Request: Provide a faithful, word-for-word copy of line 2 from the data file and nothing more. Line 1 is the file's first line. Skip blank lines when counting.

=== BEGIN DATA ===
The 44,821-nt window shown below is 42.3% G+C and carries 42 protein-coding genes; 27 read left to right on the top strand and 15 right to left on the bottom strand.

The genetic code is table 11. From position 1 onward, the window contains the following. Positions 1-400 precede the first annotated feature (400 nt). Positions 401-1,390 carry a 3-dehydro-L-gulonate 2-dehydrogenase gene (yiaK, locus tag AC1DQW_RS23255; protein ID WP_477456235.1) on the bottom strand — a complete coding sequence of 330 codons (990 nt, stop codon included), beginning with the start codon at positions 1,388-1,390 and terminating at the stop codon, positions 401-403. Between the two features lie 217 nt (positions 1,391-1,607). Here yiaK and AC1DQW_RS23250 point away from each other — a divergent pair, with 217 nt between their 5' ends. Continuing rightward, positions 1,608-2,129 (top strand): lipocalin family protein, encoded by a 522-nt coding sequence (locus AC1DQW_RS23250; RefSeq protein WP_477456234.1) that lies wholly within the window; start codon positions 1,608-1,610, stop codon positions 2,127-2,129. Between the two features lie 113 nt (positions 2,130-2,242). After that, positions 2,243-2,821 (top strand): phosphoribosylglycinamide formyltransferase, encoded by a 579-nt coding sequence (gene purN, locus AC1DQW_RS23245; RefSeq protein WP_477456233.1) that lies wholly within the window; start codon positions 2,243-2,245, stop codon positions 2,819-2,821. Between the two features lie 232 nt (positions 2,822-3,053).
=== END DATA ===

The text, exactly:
The genetic code is table 11. From position 1 onward, the window contains the following. Positions 1-400 precede the first annotated feature (400 nt). Positions 401-1,390 carry a 3-dehydro-L-gulonate 2-dehydrogenase gene (yiaK, locus tag AC1DQW_RS23255; protein ID WP_477456235.1) on the bottom strand — a complete coding sequence of 330 codons (990 nt, stop codon included), beginning with the start codon at positions 1,388-1,390 and terminating at the stop codon, positions 401-403. Between the two features lie 217 nt (positions 1,391-1,607). Here yiaK and AC1DQW_RS23250 point away from each other — a divergent pair, with 217 nt between their 5' ends. Continuing rightward, positions 1,608-2,129 (top strand): lipocalin family protein, encoded by a 522-nt coding sequence (locus AC1DQW_RS23250; RefSeq protein WP_477456234.1) that lies wholly within the window; start codon positions 1,608-1,610, stop codon positions 2,127-2,129. Between the two features lie 113 nt (positions 2,130-2,242). After that, positions 2,243-2,821 (top strand): phosphoribosylglycinamide formyltransferase, encoded by a 579-nt coding sequence (gene purN, locus AC1DQW_RS23245; RefSeq protein WP_477456233.1) that lies wholly within the window; start codon positions 2,243-2,245, stop codon positions 2,819-2,821. Between the two features lie 232 nt (positions 2,822-3,053).